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June Jobs Report Exceeds Expectations, But Concerns Remain
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June Jobs Report Exceeds Expectations, But Concerns Remain

Business

June Jobs Report Exceeds Expectations, But Concerns Remain

June Jobs Report Exceeds Expectations, But Concerns Remain
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  • <iframe src="https://www.npr.org/player/embed/199070824/199070433" width="100%" height="290" frameborder="0" scrolling="no" title="NPR embedded audio player">
  • Transcript

The Labor Department announced Friday that the economy added 195,000 new jobs in June, exceeding expectations. Concerns remain over the fact that many of the jobs being added are for relatively low-paying seasonal work in leisure and hospitality, and the fact that the number of long-term unemployed remains stagnant.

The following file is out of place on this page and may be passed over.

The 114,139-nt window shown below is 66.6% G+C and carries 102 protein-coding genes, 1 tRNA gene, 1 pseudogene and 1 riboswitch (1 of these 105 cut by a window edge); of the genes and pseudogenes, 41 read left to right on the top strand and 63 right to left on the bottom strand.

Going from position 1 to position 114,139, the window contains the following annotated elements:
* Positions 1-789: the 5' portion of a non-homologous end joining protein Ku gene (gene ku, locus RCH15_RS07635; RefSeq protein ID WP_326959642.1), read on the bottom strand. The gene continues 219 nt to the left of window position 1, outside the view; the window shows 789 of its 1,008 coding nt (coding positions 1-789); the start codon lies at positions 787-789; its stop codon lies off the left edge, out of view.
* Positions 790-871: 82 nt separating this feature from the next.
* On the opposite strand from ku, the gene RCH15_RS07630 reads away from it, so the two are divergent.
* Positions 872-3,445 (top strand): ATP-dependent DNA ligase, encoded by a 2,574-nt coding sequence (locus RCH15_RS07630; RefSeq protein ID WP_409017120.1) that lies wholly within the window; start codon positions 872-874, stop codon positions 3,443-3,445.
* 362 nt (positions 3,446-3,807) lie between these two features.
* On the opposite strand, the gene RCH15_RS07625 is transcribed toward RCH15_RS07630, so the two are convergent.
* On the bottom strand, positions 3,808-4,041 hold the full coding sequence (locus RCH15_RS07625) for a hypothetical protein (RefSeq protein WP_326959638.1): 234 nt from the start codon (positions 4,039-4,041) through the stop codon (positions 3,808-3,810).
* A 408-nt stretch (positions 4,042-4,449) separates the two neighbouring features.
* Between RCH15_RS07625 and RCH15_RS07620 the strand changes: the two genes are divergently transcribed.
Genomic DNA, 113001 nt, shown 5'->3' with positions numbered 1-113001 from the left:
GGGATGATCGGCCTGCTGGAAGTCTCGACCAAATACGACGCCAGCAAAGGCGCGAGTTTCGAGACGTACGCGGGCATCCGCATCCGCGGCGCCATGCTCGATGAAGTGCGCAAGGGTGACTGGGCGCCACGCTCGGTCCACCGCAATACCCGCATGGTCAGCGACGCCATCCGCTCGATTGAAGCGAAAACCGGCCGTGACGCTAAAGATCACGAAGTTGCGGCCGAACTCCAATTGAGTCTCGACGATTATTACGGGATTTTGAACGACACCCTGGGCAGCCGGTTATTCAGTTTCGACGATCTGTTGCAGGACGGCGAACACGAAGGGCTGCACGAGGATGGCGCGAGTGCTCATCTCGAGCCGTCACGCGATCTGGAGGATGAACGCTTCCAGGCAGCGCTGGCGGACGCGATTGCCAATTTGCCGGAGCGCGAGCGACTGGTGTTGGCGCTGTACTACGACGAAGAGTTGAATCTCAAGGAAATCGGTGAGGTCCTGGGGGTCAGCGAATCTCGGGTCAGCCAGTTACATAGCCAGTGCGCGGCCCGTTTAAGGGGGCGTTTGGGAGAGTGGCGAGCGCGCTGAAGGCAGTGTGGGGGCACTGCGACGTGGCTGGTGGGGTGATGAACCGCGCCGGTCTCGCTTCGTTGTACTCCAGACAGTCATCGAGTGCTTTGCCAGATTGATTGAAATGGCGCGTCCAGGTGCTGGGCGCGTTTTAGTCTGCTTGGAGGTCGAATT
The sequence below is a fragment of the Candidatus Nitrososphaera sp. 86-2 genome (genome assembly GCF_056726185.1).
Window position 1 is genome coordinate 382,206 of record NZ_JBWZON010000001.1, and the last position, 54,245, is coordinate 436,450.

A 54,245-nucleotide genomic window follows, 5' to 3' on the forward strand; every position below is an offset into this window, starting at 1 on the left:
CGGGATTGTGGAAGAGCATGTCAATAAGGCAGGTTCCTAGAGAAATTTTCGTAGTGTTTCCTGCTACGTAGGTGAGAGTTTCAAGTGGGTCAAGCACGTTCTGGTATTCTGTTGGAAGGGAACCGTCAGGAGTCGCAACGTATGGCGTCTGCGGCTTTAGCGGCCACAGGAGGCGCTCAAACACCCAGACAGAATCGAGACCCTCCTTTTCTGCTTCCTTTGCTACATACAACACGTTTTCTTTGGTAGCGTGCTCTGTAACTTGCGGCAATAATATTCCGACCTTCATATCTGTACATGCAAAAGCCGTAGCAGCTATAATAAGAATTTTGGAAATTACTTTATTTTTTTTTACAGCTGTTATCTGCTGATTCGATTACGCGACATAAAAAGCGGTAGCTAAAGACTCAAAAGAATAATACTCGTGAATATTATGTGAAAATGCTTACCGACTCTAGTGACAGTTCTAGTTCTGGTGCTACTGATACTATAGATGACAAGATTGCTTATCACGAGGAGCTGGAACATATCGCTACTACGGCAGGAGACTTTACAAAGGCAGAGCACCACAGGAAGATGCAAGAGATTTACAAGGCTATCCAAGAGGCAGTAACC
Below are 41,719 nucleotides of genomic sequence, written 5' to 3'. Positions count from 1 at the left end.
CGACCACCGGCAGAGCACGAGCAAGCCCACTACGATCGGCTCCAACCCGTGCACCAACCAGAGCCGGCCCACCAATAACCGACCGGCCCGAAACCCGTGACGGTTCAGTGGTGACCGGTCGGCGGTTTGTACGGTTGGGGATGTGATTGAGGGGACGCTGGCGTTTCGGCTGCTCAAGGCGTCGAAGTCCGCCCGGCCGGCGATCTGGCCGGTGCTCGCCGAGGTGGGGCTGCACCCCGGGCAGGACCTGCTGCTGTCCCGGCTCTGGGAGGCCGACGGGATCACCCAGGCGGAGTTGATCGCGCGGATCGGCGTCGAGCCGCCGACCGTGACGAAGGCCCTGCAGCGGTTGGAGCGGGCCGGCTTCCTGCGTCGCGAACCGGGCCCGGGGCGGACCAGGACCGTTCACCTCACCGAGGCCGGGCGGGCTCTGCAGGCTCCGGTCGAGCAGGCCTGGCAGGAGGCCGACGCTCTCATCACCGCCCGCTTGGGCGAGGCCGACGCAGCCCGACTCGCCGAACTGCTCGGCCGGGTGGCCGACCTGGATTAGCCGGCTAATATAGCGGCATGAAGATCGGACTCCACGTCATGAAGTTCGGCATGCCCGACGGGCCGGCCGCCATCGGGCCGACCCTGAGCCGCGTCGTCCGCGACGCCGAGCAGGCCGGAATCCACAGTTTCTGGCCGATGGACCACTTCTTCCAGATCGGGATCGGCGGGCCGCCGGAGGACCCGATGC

RENEE MONTAGNE, HOST:

NPR's business news starts with the jobs report.

(SOUNDBITE OF MUSIC)

MONTAGNE: The Labor Department announced this morning that the economy added 195,000 new jobs in June, exceeding expectations. Unemployment remained at 7.6 percent, where it was the month before. It had been expected to tick up a bit. The job numbers from April and May were also revised upward to just under 200,000 new jobs. Concerns remain over the fact that many of the jobs being added are for relatively-low paying seasonal work in leisure and hospitality, and the fact that the number of long-term unemployed remains stagnant.

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